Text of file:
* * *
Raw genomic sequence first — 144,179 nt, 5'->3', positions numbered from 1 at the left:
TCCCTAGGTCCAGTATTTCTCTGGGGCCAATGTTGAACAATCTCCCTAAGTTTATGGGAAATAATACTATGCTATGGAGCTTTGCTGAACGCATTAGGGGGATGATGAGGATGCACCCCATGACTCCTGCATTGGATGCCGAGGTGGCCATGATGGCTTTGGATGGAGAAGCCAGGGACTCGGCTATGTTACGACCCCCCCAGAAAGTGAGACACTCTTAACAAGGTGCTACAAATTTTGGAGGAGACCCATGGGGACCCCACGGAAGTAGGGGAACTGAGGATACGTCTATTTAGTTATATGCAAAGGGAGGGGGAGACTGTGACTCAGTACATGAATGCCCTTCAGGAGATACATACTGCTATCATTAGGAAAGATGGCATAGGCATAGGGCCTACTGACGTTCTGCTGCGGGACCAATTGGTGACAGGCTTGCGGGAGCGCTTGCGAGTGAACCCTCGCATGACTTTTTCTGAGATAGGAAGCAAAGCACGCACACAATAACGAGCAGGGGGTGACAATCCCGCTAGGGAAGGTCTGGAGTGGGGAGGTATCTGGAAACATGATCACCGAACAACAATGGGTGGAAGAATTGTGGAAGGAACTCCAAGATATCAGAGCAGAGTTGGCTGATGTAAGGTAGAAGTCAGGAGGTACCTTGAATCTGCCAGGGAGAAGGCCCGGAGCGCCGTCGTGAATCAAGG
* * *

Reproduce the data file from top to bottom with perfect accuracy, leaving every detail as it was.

Raw genomic sequence first — 144,179 nt, 5'->3', positions numbered from 1 at the left:
TCCCTAGGTCCAGTATTTCTCTGGGGCCAATGTTGAACAATCTCCCTAAGTTTATGGGAAATAATACTATGCTATGGAGCTTTGCTGAACGCATTAGGGGGATGATGAGGATGCACCCCATGACTCCTGCATTGGATGCCGAGGTGGCCATGATGGCTTTGGATGGAGAAGCCAGGGACTCGGCTATGTTACGACCCCCCCAGAAAGTGAGACACTCTTAACAAGGTGCTACAAATTTTGGAGGAGACCCATGGGGACCCCACGGAAGTAGGGGAACTGAGGATACGTCTATTTAGTTATATGCAAAGGGAGGGGGAGACTGTGACTCAGTACATGAATGCCCTTCAGGAGATACATACTGCTATCATTAGGAAAGATGGCATAGGCATAGGGCCTACTGACGTTCTGCTGCGGGACCAATTGGTGACAGGCTTGCGGGAGCGCTTGCGAGTGAACCCTCGCATGACTTTTTCTGAGATAGGAAGCAAAGCACGCACACAATAACGAGCAGGGGGTGACAATCCCGCTAGGGAAGGTCTGGAGTGGGGAGGTATCTGGAAACATGATCACCGAACAACAATGGGTGGAAGAATTGTGGAAGGAACTCCAAGATATCAGAGCAGAGTTGGCTGATGTAAGGTAGAAGTCAGGAGGTACCTTGAATCTGCCAGGGAGAAGGCCCGGAGCGCCGTCGTGAATCAAGG